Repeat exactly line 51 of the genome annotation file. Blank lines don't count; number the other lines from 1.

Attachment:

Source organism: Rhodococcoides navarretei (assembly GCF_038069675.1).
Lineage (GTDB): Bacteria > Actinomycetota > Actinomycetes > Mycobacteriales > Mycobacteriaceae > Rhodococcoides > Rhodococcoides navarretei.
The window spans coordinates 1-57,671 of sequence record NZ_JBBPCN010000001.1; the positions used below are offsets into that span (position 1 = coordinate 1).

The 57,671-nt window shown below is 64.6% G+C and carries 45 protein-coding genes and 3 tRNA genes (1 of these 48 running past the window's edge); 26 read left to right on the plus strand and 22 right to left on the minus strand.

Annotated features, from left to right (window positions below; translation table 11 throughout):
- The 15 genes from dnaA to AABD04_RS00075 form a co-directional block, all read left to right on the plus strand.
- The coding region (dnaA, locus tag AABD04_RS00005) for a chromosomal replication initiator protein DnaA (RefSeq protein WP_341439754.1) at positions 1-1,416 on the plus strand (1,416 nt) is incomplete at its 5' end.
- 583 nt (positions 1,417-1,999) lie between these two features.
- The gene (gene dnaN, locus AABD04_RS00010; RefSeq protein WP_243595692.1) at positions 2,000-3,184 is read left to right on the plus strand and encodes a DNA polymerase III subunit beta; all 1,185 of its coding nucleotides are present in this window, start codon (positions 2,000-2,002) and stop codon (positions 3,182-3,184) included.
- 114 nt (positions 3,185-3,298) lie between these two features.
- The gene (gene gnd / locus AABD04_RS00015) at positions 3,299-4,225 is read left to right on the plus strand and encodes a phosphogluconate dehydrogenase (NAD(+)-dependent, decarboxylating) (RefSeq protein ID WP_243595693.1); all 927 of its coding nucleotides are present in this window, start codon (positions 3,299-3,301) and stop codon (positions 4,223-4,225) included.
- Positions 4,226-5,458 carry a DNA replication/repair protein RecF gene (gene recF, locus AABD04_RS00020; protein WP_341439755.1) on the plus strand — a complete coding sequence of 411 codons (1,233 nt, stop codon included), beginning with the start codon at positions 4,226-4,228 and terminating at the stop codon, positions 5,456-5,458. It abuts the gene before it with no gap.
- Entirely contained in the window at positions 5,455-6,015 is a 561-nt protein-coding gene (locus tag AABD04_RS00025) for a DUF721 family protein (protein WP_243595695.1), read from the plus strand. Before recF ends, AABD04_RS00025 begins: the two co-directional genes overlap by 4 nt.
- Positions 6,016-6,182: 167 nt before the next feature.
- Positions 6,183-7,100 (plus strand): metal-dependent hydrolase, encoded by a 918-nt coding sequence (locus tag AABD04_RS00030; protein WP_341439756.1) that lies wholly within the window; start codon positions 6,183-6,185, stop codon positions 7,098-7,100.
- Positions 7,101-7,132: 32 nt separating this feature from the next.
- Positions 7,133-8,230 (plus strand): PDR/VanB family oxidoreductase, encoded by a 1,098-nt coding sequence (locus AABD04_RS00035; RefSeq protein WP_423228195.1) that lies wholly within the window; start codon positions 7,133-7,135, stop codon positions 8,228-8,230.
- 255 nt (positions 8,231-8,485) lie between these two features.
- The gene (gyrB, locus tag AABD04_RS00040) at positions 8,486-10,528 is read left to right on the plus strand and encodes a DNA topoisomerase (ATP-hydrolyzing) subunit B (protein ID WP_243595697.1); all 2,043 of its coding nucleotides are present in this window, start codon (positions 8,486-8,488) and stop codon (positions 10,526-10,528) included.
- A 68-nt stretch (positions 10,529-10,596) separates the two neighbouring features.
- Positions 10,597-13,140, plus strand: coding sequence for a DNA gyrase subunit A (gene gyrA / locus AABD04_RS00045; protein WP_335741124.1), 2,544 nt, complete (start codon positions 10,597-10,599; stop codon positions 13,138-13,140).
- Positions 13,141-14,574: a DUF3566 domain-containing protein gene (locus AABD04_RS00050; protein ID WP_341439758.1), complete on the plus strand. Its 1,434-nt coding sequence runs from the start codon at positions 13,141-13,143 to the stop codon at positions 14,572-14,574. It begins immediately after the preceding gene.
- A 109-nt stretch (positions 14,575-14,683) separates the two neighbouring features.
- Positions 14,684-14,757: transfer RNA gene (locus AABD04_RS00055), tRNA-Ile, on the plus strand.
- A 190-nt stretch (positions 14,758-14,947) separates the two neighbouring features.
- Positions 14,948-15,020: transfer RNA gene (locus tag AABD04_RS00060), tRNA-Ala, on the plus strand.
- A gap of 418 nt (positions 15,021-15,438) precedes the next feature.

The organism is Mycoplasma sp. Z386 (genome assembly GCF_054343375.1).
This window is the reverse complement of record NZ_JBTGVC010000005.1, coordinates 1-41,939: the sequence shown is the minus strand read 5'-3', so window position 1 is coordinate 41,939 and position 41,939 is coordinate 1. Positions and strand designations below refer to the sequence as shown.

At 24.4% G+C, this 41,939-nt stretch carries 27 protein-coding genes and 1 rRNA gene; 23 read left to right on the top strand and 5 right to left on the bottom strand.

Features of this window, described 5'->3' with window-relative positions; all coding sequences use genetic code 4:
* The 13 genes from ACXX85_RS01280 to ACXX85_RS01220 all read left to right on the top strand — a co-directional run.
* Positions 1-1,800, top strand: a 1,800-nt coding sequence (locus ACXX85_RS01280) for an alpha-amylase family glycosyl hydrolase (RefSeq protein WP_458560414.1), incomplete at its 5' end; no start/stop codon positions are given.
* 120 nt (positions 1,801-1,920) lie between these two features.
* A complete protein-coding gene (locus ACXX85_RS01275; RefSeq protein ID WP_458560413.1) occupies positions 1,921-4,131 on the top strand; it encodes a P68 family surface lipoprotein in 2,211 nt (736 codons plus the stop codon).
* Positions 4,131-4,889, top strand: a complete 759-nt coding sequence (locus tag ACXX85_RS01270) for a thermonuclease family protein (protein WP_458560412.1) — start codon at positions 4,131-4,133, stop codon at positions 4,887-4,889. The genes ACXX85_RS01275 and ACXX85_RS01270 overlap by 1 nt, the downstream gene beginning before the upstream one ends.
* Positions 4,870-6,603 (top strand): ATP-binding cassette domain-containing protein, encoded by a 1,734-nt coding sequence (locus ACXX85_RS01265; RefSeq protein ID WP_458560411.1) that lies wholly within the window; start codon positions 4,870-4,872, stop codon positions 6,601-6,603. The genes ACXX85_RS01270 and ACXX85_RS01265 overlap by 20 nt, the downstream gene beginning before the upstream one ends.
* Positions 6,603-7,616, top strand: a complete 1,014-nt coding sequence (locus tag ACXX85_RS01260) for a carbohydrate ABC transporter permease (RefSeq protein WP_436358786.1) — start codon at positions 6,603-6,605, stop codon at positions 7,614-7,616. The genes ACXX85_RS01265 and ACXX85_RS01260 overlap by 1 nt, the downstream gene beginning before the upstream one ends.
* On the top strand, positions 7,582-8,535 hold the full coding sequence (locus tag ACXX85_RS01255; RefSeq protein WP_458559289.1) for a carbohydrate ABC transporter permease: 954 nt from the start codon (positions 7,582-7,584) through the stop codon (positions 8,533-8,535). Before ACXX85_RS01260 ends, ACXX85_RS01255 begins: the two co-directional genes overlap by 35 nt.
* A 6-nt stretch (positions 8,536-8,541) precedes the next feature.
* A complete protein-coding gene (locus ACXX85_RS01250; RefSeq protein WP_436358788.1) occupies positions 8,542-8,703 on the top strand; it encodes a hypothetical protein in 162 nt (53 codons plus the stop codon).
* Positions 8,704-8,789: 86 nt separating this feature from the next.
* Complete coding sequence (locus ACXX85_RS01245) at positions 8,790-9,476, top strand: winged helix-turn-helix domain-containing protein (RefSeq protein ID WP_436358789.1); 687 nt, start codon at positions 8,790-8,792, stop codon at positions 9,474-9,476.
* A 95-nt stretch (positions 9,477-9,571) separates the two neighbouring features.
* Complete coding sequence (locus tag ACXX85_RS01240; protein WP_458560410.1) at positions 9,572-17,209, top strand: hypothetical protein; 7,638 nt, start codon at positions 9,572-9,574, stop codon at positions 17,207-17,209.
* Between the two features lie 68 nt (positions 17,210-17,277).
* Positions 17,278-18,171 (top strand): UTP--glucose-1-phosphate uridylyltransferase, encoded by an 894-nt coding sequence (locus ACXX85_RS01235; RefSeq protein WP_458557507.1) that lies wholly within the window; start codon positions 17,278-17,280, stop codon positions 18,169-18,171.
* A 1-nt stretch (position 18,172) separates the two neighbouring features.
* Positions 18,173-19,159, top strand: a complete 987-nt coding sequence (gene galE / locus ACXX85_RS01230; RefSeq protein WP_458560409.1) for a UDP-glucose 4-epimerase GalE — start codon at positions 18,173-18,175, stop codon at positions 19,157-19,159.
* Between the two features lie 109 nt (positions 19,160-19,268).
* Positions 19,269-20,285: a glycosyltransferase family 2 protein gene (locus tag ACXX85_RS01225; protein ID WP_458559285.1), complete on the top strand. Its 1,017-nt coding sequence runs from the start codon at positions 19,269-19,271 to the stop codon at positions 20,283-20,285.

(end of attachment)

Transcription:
* Positions 19,269-20,285: a glycosyltransferase family 2 protein gene (locus tag ACXX85_RS01225; protein ID WP_458559285.1), complete on the top strand. Its 1,017-nt coding sequence runs from the start codon at positions 19,269-19,271 to the stop codon at positions 20,283-20,285.